German minister sounds warning as officials await audits from banks
THE bloodbath is not over yet.
Sub-prime-related write- offs may hit US$400 billion (S$567.8 billion) – more than treble the US$130 billion losses that Wall Street banks and other financial institutions have revealed in recent weeks, according to the world’s top finance officials.
Speaking on Saturday after last weekend’s Group of Seven (G-7) meeting in Tokyo, German Finance Minister Peer Steinbrueck said the grouping now feared that write-offs of losses on securities linked to United States sub-prime mortgages could reach US$400 billion.
This is also far bigger than the US Federal Reserve’s estimates for sub-prime losses last year of US$100 billion to US$150 billion.
According to Bank of Italy governor Mario Draghi, the next two weeks will be critical in revealing how much damage the credit crisis has done to the global financial system.
‘The next 10 days to two weeks will be crucial because we are going to have the first audited accounts from financial institutions since the crisis started,’ said Mr Draghi, who is the chairman of the Financial Stability Forum (FSF). The FSF, a committee of international regulators and central bankers, is heading an international inquiry into the crisis.
Some of the world’s biggest banks have already disclosed billions of dollars of bad credits related to the US sub-prime mortgage market collapse, but these are only preliminary estimates, he added.
‘Auditors have become more vigilant’ as the fallout from the sub-prime crisis continues to spread and audited accounts for last year could reveal a grimmer picture, Mr Draghi told The Business Times.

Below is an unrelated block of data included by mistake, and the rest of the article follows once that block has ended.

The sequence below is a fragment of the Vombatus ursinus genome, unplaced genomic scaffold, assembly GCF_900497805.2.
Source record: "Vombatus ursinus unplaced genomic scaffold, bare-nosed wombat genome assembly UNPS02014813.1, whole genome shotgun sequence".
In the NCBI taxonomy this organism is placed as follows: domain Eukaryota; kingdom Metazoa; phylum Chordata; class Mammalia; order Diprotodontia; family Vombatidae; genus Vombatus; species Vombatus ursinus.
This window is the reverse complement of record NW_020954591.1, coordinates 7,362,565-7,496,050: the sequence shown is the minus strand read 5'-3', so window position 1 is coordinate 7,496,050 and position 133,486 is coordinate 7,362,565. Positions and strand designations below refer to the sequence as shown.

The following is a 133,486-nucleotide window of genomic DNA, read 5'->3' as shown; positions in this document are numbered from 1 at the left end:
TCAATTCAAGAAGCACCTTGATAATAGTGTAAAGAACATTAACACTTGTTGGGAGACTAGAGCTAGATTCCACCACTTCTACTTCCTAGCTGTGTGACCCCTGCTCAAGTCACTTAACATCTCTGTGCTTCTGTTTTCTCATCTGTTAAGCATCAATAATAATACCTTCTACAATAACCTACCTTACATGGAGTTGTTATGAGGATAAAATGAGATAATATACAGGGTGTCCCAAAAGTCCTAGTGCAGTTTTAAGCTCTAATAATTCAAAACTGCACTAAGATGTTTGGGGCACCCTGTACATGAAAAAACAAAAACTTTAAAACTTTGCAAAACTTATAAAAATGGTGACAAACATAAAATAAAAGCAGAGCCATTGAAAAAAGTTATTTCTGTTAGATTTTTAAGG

The FSF’s preliminary report at the G-7 meeting warned that ‘there remains risk that further shocks may lead to a recurrence of the acute liquidity pressures experienced last year’, adding that ‘it is likely we face a prolonged adjustment, which could be difficult’.
Mr Draghi also said regulators were ready to force banks to reveal their losses and replenish their equity ratios.
He did not rule out the possibility that governments might eventually need to inject capital into banks, although he stressed that market solutions should take precedence. The FSF will issue its full report on the causes of the credit crisis and ways to tackle it in April.
The G-7 policymakers, in their statement, painted a grim picture, saying the US economy may slow further, eroding global growth, while banks, despite falling interest rates, will tighten credit even further.
While the G-7 did not propose specific measures, European Central Bank (ECB) president Jean-Claude Trichet said countries will do what was necessary, both individually and collectively, to counter a ‘significant market correction’.
Economists, however, said the ECB is held back from cutting interest rates by its fears of rising inflation.
‘The problems are going right through all parts of the financial markets and there’s not much the G-7 can do about this,’ Mr Gilles Moec, an economist at Bank of America in London, told Australia’s The Age newspaper.
‘There’s a danger that the downturn will become a self- fulfilling prophecy,’ he was quoted as saying.
Source: The Straits Times 12 Feb 08